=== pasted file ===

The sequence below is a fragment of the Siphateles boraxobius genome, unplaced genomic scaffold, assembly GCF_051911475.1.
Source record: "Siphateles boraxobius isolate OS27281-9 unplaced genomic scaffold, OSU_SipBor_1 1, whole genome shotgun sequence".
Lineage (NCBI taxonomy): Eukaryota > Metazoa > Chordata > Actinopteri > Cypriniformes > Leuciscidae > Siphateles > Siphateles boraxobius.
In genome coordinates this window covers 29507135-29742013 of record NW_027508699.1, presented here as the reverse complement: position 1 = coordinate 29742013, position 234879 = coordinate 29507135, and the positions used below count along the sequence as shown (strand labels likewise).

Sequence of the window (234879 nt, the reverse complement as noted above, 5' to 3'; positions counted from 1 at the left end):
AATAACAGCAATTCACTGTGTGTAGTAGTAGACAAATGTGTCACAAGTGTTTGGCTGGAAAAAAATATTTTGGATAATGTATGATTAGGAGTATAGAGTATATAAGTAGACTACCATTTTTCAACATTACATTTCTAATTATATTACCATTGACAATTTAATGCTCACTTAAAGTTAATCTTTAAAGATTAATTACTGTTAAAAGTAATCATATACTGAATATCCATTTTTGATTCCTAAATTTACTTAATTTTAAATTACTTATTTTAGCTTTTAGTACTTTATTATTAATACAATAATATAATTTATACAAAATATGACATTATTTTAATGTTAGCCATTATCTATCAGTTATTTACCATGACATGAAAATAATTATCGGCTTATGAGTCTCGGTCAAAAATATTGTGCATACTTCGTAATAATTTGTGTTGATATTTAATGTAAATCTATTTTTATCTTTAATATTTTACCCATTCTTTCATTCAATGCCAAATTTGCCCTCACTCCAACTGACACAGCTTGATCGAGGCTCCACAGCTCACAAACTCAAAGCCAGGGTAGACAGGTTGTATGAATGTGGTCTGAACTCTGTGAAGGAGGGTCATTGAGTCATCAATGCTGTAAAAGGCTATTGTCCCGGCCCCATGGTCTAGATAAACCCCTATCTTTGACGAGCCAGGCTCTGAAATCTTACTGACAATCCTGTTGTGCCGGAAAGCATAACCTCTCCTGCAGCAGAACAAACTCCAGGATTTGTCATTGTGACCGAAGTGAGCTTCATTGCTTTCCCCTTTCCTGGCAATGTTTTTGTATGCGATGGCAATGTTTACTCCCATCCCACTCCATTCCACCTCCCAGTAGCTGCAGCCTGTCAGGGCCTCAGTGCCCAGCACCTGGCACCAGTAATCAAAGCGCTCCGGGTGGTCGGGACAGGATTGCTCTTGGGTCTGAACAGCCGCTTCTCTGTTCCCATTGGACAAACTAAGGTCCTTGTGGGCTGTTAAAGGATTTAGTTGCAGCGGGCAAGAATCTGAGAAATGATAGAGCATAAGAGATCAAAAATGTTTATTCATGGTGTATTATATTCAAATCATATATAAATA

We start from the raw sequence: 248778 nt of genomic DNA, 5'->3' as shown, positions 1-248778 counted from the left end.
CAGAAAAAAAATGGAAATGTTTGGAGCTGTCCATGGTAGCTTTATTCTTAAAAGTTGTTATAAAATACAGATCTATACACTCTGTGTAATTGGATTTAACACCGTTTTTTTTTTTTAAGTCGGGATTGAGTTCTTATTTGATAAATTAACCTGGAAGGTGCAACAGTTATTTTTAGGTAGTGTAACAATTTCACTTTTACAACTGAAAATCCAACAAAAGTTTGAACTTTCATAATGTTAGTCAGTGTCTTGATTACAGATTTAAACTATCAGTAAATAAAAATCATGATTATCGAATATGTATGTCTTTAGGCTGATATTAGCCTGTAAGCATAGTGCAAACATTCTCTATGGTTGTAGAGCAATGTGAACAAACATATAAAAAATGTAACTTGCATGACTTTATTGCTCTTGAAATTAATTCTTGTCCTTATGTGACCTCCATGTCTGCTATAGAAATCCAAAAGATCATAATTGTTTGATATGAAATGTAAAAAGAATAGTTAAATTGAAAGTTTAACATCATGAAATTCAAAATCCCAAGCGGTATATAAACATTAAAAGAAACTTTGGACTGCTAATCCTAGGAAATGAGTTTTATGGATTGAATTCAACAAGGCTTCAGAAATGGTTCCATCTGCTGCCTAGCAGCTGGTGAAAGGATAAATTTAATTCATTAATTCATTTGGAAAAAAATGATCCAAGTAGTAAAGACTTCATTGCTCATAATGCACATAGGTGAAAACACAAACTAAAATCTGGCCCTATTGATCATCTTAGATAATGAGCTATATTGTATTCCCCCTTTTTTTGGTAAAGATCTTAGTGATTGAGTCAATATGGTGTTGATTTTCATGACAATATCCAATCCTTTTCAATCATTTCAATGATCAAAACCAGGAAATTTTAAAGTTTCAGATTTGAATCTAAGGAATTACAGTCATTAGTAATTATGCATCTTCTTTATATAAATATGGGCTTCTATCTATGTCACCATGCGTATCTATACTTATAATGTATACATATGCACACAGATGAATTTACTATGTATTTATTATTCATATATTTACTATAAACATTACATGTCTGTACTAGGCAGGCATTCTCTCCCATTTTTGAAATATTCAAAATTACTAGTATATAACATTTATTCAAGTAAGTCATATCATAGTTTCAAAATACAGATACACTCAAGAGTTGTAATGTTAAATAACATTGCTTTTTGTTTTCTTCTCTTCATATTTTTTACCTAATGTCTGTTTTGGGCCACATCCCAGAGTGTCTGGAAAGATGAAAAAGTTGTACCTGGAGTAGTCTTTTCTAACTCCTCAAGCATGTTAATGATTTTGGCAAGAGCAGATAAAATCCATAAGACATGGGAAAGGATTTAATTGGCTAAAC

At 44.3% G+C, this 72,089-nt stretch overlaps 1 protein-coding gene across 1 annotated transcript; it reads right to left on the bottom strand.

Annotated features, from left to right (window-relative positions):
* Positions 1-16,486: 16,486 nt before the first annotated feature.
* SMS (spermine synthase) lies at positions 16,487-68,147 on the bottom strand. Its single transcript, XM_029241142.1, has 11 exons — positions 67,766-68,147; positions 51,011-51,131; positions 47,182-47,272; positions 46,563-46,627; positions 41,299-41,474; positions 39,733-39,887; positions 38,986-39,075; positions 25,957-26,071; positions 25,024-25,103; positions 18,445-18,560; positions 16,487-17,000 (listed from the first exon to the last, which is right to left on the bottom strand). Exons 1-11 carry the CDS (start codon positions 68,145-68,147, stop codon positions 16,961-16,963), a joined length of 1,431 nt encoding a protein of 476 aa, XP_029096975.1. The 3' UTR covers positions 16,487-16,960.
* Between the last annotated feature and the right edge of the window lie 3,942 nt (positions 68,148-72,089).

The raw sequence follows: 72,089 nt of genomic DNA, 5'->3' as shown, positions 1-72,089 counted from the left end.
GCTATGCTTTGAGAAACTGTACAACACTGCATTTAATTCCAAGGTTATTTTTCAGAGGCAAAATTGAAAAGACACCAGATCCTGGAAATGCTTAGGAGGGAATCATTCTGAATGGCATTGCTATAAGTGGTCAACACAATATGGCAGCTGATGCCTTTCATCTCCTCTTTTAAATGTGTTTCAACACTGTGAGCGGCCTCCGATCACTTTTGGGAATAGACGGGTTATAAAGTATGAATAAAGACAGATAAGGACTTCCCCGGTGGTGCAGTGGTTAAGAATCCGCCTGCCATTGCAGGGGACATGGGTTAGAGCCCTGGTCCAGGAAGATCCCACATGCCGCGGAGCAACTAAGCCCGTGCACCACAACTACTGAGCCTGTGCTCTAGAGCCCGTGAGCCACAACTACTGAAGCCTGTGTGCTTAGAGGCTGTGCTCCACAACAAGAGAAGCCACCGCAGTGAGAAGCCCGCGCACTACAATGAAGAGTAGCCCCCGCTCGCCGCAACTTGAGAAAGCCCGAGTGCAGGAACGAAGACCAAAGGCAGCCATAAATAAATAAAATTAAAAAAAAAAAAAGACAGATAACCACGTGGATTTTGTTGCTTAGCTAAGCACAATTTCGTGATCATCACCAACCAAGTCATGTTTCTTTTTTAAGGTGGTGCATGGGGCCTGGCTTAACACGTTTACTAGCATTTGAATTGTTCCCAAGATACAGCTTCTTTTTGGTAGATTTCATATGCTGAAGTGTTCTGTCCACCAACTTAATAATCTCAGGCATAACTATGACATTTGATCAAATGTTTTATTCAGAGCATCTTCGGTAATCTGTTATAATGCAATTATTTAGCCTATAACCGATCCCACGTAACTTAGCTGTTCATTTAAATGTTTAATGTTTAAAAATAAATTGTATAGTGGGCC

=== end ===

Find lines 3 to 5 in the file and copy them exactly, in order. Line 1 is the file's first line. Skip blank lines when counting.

Lineage (NCBI taxonomy): Eukaryota > Metazoa > Chordata > Actinopteri > Cypriniformes > Leuciscidae > Siphateles > Siphateles boraxobius.
In genome coordinates this window covers 29507135-29742013 of record NW_027508699.1, presented here as the reverse complement: position 1 = coordinate 29742013, position 234879 = coordinate 29507135, and the positions used below count along the sequence as shown (strand labels likewise).

Sequence of the window (234879 nt, the reverse complement as noted above, 5' to 3'; positions counted from 1 at the left end):